THE Zimbabwe Republic Police are hardly the flavour of the month. Corruption, especially among traffic cops continues to make headlines and dominate discourse, with the transfer this week of 2 000 officers in the traffic section seen as an attempt to curb the vice.
Editor’s Memo with Stewart Chabwinja
Last month police reportedly transferred all cops at airports and border posts across the country in a shake-up ostensibly aimed at fighting rampant corruption at the country’s points of entry.
Police spokesperson Senior Assistant Commissioner Charity Charamba’s explanation that the transfers were normal sounded a tad feeble and would not have found many takers.
According to research by corruption watchdog Transparency International (Zimbabwe) in July last year, police officers were among the most corrupt law enforcement workers in the country, especially traffic cops.
Members of the public are incensed with what they perceive to be the heavy-handedness of the police in dealing with errant commuter omnibus drivers, leading to unnecessary loss of life.
There was national outrage last month when three-year-old Neil Tanatswa Mutyora was knocked down by a commuter omnibus driver eyewitnesses said was fleeing from police. Charamba was belligerent in her strident reaction to suggestions that the police bore some responsibility, blatantly passing up the opportunity to express her regrets at the loss of a young life.
As if that was not enough, the Epworth political violence episode raises fundamental questions about the impartiality of the police force, a disturbingly recurring theme for over a decade.
On Monday our sister paper Newsday reported suspected Zanu PF supporters had stormed an MDC-T rally addressed by party leader Morgan Tsvangirai in Epworth the day before, throwing missiles at the opposition party supporters and leaving 14 seriously injured.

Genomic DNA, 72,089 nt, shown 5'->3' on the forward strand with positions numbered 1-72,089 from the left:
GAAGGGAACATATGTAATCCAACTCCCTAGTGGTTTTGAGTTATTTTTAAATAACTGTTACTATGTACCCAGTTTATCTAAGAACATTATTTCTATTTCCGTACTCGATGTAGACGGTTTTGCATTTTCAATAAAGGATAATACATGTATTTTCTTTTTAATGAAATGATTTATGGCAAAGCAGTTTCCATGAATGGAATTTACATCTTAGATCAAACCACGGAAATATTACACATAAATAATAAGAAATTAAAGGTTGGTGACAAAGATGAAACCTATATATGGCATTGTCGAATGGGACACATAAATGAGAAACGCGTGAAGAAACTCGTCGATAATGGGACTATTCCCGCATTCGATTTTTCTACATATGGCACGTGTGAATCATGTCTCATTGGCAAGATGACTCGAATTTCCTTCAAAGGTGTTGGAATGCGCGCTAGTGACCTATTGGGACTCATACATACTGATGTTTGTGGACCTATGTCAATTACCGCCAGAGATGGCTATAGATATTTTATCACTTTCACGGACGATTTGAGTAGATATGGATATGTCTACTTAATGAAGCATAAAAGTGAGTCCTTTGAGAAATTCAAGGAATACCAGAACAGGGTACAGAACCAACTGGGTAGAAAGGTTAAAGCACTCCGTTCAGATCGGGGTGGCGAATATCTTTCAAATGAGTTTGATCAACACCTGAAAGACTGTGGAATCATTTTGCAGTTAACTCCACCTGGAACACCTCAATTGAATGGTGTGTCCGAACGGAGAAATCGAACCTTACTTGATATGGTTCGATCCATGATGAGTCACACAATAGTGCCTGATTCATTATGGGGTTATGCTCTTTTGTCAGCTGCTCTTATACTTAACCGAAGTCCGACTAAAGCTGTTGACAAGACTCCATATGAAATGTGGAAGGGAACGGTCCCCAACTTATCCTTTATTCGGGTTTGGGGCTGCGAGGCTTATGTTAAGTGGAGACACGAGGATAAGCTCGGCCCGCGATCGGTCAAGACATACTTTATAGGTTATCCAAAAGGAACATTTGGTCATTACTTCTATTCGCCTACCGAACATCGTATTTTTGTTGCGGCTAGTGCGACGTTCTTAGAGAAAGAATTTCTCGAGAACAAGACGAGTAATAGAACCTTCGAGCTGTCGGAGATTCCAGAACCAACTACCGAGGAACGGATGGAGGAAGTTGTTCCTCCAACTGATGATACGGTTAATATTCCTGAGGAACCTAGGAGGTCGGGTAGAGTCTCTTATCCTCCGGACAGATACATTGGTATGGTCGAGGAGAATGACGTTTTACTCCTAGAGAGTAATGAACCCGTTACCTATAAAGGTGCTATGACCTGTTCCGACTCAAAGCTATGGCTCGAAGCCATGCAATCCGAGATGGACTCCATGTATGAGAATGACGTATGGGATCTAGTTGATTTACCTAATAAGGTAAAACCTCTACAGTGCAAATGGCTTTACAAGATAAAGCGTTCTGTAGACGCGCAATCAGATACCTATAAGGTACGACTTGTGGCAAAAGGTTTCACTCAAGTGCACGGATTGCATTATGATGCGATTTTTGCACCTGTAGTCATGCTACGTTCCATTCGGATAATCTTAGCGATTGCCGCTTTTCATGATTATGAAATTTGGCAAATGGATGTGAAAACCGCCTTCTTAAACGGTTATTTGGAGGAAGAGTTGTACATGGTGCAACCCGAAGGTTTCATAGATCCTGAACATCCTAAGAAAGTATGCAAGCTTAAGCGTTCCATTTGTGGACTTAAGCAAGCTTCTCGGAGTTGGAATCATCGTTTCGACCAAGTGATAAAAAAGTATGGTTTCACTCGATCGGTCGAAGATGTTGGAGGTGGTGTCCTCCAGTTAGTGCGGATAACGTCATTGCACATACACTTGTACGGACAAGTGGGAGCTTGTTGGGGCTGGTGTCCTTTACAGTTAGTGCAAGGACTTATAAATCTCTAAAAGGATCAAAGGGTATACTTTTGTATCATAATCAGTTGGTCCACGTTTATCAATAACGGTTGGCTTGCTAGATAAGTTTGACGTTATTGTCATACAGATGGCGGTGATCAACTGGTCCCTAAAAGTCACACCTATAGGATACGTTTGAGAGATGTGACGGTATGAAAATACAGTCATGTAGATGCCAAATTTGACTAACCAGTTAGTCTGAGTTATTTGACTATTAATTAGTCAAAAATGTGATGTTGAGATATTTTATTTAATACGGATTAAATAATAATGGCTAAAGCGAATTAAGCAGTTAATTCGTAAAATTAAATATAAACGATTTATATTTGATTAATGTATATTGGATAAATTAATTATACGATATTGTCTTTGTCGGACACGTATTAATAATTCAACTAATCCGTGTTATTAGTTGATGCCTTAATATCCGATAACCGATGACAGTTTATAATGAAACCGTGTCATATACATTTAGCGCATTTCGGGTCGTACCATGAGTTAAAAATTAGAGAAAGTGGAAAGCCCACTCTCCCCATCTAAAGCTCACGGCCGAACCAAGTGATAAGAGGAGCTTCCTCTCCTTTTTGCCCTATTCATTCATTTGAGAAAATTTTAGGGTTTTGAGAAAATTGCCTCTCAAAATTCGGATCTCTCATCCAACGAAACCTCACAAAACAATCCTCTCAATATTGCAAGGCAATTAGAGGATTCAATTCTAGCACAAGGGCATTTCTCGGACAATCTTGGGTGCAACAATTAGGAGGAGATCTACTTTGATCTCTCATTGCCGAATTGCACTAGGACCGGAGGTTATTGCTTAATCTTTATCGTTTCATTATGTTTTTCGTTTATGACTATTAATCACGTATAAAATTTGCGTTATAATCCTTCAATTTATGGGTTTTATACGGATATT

However, Harare provincial police spokesperson Inspector Tadius Chibanda was quoted as saying he was not aware of the skirmishes, promising to check with the police in Epworth. Later his mobile phone went unanswered.
Sounds familiar? That’s because it is; the police are usually, at least initially, “unaware” whenever Zanu PF supporters are accused of violence, while investigations rarely produce results.
Rather belatedly for an event that occurred in the capital, on Tuesday a state daily in a story headlined “18 injured as Zanu-PF, MDC-T clash in Epworth” reported that “at least 16 Zanu PF supporters in Epworth suffered multiple injuries on Sunday afternoon when they were brutally assaulted by MDC-T supporters attending a rally addressed by their leader Mr Morgan Tsvangirai.
And, surprise surprise!
The police were suddenly “aware”, with national police spokesperson Chief Superintendent Paul Nyathi saying their information showed 11 Zanu PF supporters (names and ages supplied for good measure) were injured.
What’s more, Nyathi confirmed police had arrested three MDC supporters in connection with the violence, and went on to give a suspiciously Zanu PF version of what had transpired.
It stands to reason that if Zanu PF and MDC-T supporters clash, the police should arrest Zanu PF and MDC-T supporters.
As is often the case, Zanu PF activists escape scot-free.
The police must live up to their motto Pro Lege, Pro Patria, Pro Populo (for the law, for the nation, and for the people) by serving all equally, regardless of political or organisational affiliation.
Only last week they were roundly condemned, including by Media minister Jonathan Moyo, for stopping journalists from marching to commemorate World Press Freedom Day because they were “busy with other important national events such as a soccer tournament and a clean-up campaign”.
As for the contrasting reportage on the Epworth inter-party violence by different media houses, elsewhere in this issue we carry a pertinent article by veteran journalist Cris Chinaka, in which he warns that local media must not be hostage to politics. Indeed.